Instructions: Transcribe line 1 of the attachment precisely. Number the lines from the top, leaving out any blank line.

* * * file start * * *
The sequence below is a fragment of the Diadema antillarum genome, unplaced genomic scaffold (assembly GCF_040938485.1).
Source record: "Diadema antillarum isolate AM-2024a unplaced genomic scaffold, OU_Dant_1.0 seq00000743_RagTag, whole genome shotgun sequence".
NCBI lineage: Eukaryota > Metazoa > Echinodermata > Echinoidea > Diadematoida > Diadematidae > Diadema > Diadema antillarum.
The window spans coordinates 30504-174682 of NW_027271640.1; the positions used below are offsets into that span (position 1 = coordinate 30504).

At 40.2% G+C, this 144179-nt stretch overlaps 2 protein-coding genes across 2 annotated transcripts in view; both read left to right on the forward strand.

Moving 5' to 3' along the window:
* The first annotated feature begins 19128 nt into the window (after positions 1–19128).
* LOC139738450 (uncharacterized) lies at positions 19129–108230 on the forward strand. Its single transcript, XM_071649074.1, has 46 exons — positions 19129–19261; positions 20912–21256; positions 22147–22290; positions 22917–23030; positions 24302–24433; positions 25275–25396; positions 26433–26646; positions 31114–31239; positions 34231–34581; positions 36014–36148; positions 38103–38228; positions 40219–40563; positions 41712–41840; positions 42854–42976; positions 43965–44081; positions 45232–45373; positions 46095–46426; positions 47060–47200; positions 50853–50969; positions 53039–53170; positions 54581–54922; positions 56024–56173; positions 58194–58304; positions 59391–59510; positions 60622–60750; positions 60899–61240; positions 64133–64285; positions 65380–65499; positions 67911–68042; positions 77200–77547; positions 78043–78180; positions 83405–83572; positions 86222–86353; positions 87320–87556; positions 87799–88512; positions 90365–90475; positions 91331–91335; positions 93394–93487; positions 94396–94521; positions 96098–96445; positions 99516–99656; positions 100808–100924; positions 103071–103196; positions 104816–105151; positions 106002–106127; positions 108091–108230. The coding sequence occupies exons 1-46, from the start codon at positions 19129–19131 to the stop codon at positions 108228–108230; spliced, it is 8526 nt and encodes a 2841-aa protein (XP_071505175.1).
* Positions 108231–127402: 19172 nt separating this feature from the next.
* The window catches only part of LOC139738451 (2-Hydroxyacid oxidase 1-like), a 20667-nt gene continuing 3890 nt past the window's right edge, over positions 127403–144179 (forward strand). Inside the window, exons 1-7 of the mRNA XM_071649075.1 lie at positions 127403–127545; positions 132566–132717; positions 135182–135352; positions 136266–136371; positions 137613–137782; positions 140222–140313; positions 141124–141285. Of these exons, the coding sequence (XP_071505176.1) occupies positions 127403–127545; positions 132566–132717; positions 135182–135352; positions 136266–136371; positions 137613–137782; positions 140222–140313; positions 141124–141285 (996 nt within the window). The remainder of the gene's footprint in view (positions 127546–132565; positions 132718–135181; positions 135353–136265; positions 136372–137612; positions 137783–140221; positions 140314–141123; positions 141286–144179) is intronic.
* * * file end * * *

The sequence below is a fragment of the Diadema antillarum genome, unplaced genomic scaffold (assembly GCF_040938485.1).